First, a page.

It’s two weeks of work to simply shift all the piles over, and with expansions planned for the compost facility, the team has been working even harder to get things ready.
A lot of local businesses are supportive of the City’s organics program, and working hard to ensure they’re composting properly. He points to Save-On-Foods as a good example. Since the beginning they’ve been taking their time, ensuring that plastics don’t end up in the organics bin. While others aren’t quite at that level, he says that slowly a lot of the stores are coming around. Fortunately, composting is now mandatory for the commercial sector, so the compost program will continue to grow.
Organics is the number one material landfilled in Whitehorse. This is a big problem, as landfilling organics creates methane, a potent greenhouse gas.
When I asked about contaminants in the compost system, Clay tells me that plastics are the number one. Plastic bags and cutlery are most common, and a lot of this material has to be filtered out of the finished product as it doesn’t compost.
“Biodegradable does not mean compostable,” stresses Clay. “Lots of these products are deceiving people, because they’ll say “made from plants” or “biodegradable” but they actually still contain plastic and won’t fully break down.”
He really encourages people to be aware of their purchases – certified compostable bags and cutlery will compost entirely in the system, but plastic bags and forks won’t.
Any compostable products you buy should have one of these two logos, confirming that the product has been tested for compostability.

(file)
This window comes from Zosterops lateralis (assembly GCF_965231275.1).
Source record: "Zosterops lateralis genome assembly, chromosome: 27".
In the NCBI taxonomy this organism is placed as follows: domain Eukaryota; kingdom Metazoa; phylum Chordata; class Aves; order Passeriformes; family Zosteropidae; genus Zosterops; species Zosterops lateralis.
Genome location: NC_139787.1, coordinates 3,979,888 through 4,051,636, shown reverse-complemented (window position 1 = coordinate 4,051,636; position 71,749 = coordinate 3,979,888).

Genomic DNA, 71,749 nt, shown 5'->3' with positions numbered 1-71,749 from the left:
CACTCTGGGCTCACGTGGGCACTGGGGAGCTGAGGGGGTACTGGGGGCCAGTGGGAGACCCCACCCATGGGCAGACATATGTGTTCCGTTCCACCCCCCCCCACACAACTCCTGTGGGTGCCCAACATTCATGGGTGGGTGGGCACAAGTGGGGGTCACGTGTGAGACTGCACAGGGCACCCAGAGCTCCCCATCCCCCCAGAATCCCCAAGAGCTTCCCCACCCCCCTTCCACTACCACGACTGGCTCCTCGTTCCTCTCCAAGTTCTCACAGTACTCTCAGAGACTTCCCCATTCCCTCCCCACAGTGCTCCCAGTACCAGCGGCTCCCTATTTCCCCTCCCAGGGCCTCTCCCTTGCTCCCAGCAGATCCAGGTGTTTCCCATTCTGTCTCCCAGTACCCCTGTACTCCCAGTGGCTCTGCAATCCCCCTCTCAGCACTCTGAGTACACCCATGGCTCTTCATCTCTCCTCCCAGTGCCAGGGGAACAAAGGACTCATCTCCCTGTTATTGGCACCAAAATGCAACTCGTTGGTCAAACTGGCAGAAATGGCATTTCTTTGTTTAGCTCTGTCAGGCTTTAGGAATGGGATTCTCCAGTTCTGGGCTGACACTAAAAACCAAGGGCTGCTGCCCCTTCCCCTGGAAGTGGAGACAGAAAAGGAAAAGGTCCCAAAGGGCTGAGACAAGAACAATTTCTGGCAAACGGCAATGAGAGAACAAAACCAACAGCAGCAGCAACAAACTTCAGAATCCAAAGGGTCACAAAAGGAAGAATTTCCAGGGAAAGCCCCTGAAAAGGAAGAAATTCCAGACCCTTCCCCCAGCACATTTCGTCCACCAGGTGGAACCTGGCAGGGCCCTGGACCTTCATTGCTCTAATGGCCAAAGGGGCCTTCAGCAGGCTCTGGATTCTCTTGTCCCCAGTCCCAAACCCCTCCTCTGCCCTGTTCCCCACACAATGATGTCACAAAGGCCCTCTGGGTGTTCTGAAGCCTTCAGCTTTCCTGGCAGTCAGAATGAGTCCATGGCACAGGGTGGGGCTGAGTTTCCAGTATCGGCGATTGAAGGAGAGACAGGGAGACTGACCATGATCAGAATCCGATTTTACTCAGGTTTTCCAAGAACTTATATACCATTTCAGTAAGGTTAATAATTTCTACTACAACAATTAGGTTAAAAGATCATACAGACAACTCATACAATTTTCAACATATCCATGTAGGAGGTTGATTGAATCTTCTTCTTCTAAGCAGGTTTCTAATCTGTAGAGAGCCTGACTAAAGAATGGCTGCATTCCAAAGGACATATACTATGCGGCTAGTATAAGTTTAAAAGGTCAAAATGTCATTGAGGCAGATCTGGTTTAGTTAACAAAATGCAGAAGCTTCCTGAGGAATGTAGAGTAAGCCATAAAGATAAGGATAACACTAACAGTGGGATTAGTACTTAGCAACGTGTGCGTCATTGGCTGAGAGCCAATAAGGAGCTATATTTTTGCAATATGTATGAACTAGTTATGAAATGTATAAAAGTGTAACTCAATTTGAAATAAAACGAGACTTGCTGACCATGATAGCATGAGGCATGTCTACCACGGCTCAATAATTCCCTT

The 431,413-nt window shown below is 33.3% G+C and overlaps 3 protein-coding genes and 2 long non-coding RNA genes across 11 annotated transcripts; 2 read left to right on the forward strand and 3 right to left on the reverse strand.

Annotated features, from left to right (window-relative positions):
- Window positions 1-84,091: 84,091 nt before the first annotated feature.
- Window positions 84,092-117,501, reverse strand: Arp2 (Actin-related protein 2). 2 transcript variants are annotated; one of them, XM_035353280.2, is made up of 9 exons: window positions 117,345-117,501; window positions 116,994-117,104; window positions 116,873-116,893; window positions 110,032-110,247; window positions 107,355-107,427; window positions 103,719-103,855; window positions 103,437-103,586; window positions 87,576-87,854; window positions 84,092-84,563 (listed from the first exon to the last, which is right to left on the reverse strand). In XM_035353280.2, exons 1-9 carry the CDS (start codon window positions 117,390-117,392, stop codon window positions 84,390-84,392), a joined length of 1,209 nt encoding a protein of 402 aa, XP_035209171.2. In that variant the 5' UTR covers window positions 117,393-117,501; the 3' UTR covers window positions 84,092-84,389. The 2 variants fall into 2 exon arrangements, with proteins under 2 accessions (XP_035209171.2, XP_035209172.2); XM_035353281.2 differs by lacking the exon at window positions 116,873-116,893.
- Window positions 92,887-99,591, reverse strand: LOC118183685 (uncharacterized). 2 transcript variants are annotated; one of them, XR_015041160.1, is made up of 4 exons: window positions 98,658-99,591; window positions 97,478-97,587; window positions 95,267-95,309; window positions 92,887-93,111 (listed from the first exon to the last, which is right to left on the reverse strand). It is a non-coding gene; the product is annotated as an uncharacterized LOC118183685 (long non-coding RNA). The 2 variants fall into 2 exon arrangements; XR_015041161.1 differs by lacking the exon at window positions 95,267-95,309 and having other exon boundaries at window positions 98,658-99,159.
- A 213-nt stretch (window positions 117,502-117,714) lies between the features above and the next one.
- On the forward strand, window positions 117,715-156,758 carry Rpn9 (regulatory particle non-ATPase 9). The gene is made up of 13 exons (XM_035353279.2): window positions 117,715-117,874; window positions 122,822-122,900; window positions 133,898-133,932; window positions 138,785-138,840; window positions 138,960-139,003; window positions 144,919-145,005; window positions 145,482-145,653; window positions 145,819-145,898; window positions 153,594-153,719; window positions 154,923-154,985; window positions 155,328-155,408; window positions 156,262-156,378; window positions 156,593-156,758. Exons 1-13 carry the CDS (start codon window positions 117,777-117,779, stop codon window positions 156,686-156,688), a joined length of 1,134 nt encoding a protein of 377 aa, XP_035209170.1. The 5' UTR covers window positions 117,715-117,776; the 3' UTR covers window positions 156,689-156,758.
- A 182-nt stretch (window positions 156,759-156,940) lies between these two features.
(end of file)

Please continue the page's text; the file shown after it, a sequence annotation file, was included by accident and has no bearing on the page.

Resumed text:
“We still see tiny bits of plastic in the finished compost – that’s unavoidable. It’s not an issue for the compost quality, and there’s no danger of things leaching into your garden, the bigger concern is that with watering, the plastics rise, and either wash or blow away, into the sewers, into the river.”
It’s no surprise then that he brings his own bags to the grocery store. “When we forget our reusable bags, we’re carrying those groceries out in our arms,” he jokes.
Clay is unsure that a ban on plastics could happen, with the pressure of plastics industry influencing governments. “If it’s between doing the right thing and the dollars,” he says, “the dollars win out every time.” He isn’t wrong. There is tremendous industry influence on government action against plastics. In the United States, there are many states where the plastics industry has even successfully pushed for legislation which prohibits plastic bag bans.
A map of bag laws in the US shows the states with bag laws in place (blue) and states where these laws have been preempted with support of the plastics industry lobby (orange). (Photo: plasticbaglaws.org)
Our discussion turns to recycling and the myth that by simply putting things in our blue bins we’re doing the right thing.
“We recycle because we grow up being told it’s the right thing to do, but when our plastics are being shipped away to be burned, how is that right? There are no easy solutions, but we need to be honest with what’s happening.”
He’s right that there are no easy solutions. The systemic change required to reduce our societal impact on the planet is complicated and at times, overwhelming.
“I don’t know the answers,” says Clay, “but I know this is a good system.”
Judging by my garden’s response to his compost, I’d say he’s right.